On our most valuable commodity: time.

What are the two things we complain about most? Lack of money and lack of time.  But when you get right down to it, we aren’t even complaining about lack of time anymore.  We just believe that we have no time and live accordingly.

Money is where we focus our attention, for good reasons (often).  There is a threshold of “enough” money below which we experience real suffering: not enough food, not enough medicine, no winter boots, a car that can’t get us to work reliably.  The problem is that “enough” is a very thin line and a hard one to recognize, because a) we have no cultural standard for it (indeed, we have lots of cultural standards that say it doesn’t exist), and b) we ourselves perceive it as always receding, like the horizon.

As soon as we have enough to eat and enough to keep warm and healthy, we want a nicer car.  Then a bigger kitchen.  Then private school for the kids.  Then a little cabin somewhere on a lake, because hey, our friends have one.  Some days it’s hard to remember how fortunate we are because our cultural methodology for happiness involves training our eyes on the next thing we don’t have.  Happiness isn’t something we HAVE, it’s something we pursue.  Like hounds, panting, barking, giving chase.

You could argue the same basic truths apply to the problem of time.  We have no time because we’re rushing to get everything done: meet a deadline, make the meeting, get the kids to school, run the errands.  And when we DO have time, we don’t know how to deal with the time itself OR with the fact of having it.  We figure having time means we should be doing something (and Facebook and Pinterest feel like we’re doing something, right?), and/or the fact that we actually have time means there’s something we aren’t doing, something we should have done.  And this isn’t even counting the many professional cultures where you would never dare admit that you weren’t incredibly busy, where busy is the measure of your worth.  Sigh.  It’s quite a burden we choose to haul.

But it’s also clear that many of the solutions to our many problems involve, at bottom, more time.  Organizational culture is about time together; community is about time together; all forms of education are about time together and alone; overcoming fear takes time; developing creative solutions takes time; doing all the work that needs to be done to keep our systems running takes time. Answers to poverty are in many ways rooted in time: to grow things together, to care for one another’s needs, to build relationships that help us teach and learn and share.  The impetus behind the industrial revolution was about time, a fact we conveniently forget: the goal was not to “save” time by replacing people with machines so that more of us could live in poverty and/or do more menial work for less money; the goal was to save time so that we could spend it with our families, our communities, our churches.  Imagine that instead of a small group of overworked wealthy people and masses of unemployed, we had most folks working three days a week, or every morning, or whatever the arrangement.  With the necessarily reconfigured salaries, we could actually have our cake and eat it too: rewarding careers AND a life, albeit a less monetarily-driven one.  We could play in a band. Go to soccer practice, or watch your kid’s games.  Volunteer.  Build things.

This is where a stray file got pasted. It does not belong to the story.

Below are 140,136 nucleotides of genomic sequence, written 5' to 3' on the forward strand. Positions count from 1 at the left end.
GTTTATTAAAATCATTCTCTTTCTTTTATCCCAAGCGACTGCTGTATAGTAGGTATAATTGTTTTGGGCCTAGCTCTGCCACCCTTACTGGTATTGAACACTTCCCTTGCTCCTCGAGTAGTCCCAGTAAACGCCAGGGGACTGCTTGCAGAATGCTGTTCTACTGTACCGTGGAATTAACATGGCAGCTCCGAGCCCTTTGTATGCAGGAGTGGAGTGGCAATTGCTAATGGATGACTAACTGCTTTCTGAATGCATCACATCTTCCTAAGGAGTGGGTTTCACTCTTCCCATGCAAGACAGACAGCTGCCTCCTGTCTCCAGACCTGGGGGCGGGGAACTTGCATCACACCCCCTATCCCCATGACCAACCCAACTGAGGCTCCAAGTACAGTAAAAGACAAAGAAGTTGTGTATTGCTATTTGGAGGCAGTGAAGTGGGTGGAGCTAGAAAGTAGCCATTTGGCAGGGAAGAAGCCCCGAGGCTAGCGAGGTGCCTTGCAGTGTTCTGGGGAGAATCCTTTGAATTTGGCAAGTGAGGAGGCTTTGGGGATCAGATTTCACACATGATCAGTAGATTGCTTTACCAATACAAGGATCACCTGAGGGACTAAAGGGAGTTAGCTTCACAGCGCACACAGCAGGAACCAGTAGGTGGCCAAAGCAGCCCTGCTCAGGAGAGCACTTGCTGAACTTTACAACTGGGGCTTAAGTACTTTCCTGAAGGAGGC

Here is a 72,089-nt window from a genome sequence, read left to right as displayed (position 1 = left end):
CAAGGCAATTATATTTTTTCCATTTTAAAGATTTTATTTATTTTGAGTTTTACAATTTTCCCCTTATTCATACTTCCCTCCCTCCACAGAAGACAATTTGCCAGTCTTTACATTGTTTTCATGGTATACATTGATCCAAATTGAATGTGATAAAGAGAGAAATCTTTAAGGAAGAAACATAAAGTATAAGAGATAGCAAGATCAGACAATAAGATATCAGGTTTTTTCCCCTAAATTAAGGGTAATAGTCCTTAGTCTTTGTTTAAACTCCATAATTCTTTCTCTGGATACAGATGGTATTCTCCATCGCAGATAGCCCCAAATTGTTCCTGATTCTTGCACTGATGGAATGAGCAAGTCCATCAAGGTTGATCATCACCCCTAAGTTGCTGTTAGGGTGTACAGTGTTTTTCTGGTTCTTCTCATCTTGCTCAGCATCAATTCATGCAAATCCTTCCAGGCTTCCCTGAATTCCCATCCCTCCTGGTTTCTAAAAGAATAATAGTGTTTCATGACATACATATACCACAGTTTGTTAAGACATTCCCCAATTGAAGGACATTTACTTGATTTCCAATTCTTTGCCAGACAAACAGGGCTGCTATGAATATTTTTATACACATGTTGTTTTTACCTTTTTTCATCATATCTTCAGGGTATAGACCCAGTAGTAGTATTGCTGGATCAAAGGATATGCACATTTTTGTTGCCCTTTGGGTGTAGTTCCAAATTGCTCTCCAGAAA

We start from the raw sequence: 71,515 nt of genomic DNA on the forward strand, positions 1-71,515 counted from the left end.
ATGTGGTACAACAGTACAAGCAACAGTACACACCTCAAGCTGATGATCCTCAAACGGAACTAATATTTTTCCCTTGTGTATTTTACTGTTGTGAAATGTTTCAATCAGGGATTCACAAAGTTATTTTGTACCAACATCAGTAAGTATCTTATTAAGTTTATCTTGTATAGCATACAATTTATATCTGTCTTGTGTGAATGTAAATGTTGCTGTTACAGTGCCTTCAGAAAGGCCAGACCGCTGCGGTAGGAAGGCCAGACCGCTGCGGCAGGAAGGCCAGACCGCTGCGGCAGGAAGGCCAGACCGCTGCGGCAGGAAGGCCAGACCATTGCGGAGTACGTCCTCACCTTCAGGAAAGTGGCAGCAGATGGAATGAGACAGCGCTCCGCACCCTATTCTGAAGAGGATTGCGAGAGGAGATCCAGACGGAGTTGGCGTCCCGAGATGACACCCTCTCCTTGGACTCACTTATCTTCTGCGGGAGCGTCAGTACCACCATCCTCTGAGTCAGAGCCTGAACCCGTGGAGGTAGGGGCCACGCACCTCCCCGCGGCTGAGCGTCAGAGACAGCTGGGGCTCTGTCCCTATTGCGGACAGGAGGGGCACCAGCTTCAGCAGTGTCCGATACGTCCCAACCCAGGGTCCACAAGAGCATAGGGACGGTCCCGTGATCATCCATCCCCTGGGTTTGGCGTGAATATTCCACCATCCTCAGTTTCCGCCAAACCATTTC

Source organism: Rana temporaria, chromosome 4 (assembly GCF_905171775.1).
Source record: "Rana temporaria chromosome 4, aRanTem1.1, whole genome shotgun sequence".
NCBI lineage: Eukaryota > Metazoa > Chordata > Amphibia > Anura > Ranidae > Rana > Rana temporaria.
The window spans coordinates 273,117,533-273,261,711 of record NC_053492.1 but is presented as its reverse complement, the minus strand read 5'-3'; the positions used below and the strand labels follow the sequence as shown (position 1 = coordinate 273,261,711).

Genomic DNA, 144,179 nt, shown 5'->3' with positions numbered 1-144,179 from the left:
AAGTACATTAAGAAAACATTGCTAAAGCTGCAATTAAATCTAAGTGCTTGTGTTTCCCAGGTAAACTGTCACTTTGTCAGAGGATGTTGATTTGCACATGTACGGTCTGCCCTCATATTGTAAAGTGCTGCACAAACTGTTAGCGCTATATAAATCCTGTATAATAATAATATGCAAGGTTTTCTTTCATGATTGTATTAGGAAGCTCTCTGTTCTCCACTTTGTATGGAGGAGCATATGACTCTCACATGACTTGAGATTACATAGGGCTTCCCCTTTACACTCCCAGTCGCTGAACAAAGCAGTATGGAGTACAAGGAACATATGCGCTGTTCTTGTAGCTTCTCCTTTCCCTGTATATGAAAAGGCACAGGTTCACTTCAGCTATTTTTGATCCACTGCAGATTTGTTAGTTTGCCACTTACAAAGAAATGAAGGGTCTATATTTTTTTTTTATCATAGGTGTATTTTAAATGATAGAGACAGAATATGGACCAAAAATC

Right now, most of us either don’t have time or we’re ashamed of having it.  That’s no way to live.

I’ve struggled for a long time to come to terms with my own life choices — leaving a hectic and important full-time career for mostly mommying with part-time consulting and teaching.  I made my choices because everything else felt wrong, but that’s not to say that this felt right.  It’s taken me a long time to see that it doesn’t “feel right” for two reasons: 1. Because it IS right, for me, and I find it very hard to accept and choose to live in that kind of basic happiness; and 2. because it affords me so much time.  I have 2.5 days a week with both my sweet boys and 2.5 days a week for my writing, board work, consulting, teaching, creative endeavors, and household management.  It’s a thing of beauty, and four years in, I’m just starting to be able to describe it to others with joy and pride instead of bashfulness and self-justification.  The money part is hard, I grant (almost as hard as the gendered nature of relying on my husband’s income and insurance) but I have faith I’ll be able to bring in more when more is necessary, and meanwhile the tightness encourages lifestyles I love (mostly): thrifting, cooking, growing, eating largely vegetarian, and DIY for whatever we can.  (Talk to me in another six months when my fifteen-year-old station wagon dies, and you’ll hear another story…)